Going to college doesn't have to break the bank or saddle you with tens of thousands of dollars in student loan debt. Check out the Scholarships.com free college scholarship search where you’ll discover you qualify for hundreds of thousands of dollars in scholarships in just a few minutes, then apply and win! It’s that easy!

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Students Choosing Internships off the Beaten Path

May 28, 2009

by Scholarships.com Staff

College students and recent graduates across the country are currently starting summer internships. Whether paid or unpaid, the internship can be an integral part of the college experience, as well as a chance to earn college credit for doing something you hopefully want to do. Internships are one of the best ways to hone major-specific job skills and gain valuable experience in a potential career.  For some students, though, summer internships are also a way to gain exposure to an entirely new line of work as well as hands-on experience with movements or industries they support.

The New York Times reports a growing summer internship trend is organic farming, with many students from disparate backgrounds signing up to grow crops or raise livestock on small farms across the country. While farming internships are traditionally seen as the province of agriculture students from rural state universities, students on both coasts, including many at small private colleges, have begun to take interest in these programs as well, thanks largely to a growing interest in sustainable agriculture.  Students who support organic farming and want to learn more about the industry first-hand can spend a summer working with plants and animals, as can students who just want a change of pace from their usual college lifestyle.  An agriculture internship could bring students with urban or suburban backgrounds a change of perspective, and also some fodder for green scholarship applications.

If farming isn't your thing but you're intrigued by the idea of taking an internship in a field outside your major, options abound.  While some internship programs may require a relevant major or course experience, others may just want students with a genuine interest in the job.  Think about the things you'd like to do and jobs you'd like to try out and see if any internship opportunities exist in those areas.  While these experiences may not directly lead to a job placement at that business (although this is no guarantee with traditional internships, either), they could lead to new experiences and a more diverse résumé, which could in turn lead to job offers down the road.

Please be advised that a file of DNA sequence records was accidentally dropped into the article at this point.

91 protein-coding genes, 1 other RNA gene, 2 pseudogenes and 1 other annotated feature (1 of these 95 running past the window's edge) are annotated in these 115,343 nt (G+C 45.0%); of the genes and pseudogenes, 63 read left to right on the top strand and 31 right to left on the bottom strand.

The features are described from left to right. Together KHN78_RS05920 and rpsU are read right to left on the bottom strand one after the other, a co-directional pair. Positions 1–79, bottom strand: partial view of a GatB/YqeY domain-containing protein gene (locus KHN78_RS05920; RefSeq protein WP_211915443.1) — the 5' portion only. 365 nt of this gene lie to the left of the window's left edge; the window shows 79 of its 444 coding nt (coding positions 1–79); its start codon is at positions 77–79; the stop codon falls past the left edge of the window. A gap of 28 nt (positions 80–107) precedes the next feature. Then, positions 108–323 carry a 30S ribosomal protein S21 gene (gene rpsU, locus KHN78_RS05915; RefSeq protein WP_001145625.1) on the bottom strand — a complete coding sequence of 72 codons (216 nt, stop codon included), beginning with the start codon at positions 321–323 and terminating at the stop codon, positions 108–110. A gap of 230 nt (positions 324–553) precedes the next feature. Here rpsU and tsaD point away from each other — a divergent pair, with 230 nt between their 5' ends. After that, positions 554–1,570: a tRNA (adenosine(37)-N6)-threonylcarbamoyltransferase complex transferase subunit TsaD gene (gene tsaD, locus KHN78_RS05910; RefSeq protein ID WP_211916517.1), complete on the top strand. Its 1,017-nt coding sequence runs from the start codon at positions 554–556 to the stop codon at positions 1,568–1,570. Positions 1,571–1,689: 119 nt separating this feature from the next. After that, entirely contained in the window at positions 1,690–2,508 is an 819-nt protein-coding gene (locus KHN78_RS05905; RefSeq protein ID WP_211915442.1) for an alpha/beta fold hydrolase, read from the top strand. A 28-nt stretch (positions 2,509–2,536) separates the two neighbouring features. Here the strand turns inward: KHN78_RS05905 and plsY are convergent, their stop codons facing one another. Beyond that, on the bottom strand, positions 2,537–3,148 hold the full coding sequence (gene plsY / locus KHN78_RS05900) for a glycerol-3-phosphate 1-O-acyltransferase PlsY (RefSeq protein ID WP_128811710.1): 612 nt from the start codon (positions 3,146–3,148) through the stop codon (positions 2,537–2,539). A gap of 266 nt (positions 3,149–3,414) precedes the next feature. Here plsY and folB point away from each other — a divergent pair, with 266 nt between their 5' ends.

Going to college doesn't have to break the bank or saddle you with tens of thousands of dollars in student loan debt. Check out the Scholarships.com free college scholarship search where you’ll discover you qualify for hundreds of thousands of dollars in scholarships in just a few minutes, then apply and win! It’s that easy!

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Financial Assistance for Public Service

Nov 18, 2008

by Scholarships.com Staff

Are you considering a career in public service, such as working for the government or a non-profit organization, but more than slightly overwhelmed by the thought of repaying your student loans with an often minuscule salary?  Realizing that you may actually be taking a pay cut to transition from your summer job to your "grown up" career can be demoralizing, and dealing with debt on top of that certainly doesn't help.  While many noble individuals certainly make this sacrifice, perhaps you were hoping to forget where the grocery store kept its "manager's special" items after you graduated.  And who can blame you?  The college budget diet, and the accompanying lifestyle of cramming half a dozen people into one run-down apartment, eventually does get old.  Luckily, there are forms of financial aid out there to minimize or relieve your debt and help you stretch that public servant salary a little further.

Some of the most well-known career-based assistance programs are designed for teachers.  The TEACH grant contributes $4000 a year towards the tuition of students who agree to teach a high-need subject at a low-income school for four years. Other programs such as Teach for America offer teaching certification, a stipend, and assistance with student loan repayment to individuals agreeing to teach in certain schools.

Teachers and other public servants can also qualify to have their Federal Perkins Loans canceled, saving up to $16,000.  Nursing students and other medical students can get in on this program, as well.  The federal government also launched a public service loan repayment program a year ago that will forgive qualifying federal student loan debt for those who commit ten years to public service.  In addition, a variety of government scholarships provide incentives for students in various majors to consider federal work.

An article appearing in USA Today this week also mentions some university-specific programs to help steer students towards public service careers.  Harvard Law School will waive tuition for one year for students who commit to five years in government or non-profit fields, and Princeton University will provide free master's degrees to eight 2008 graduates who first put in two years in federal jobs.  Tufts University is also helping its undergraduate students pay down debt or pursue graduate degrees if they commit a few years to public service work.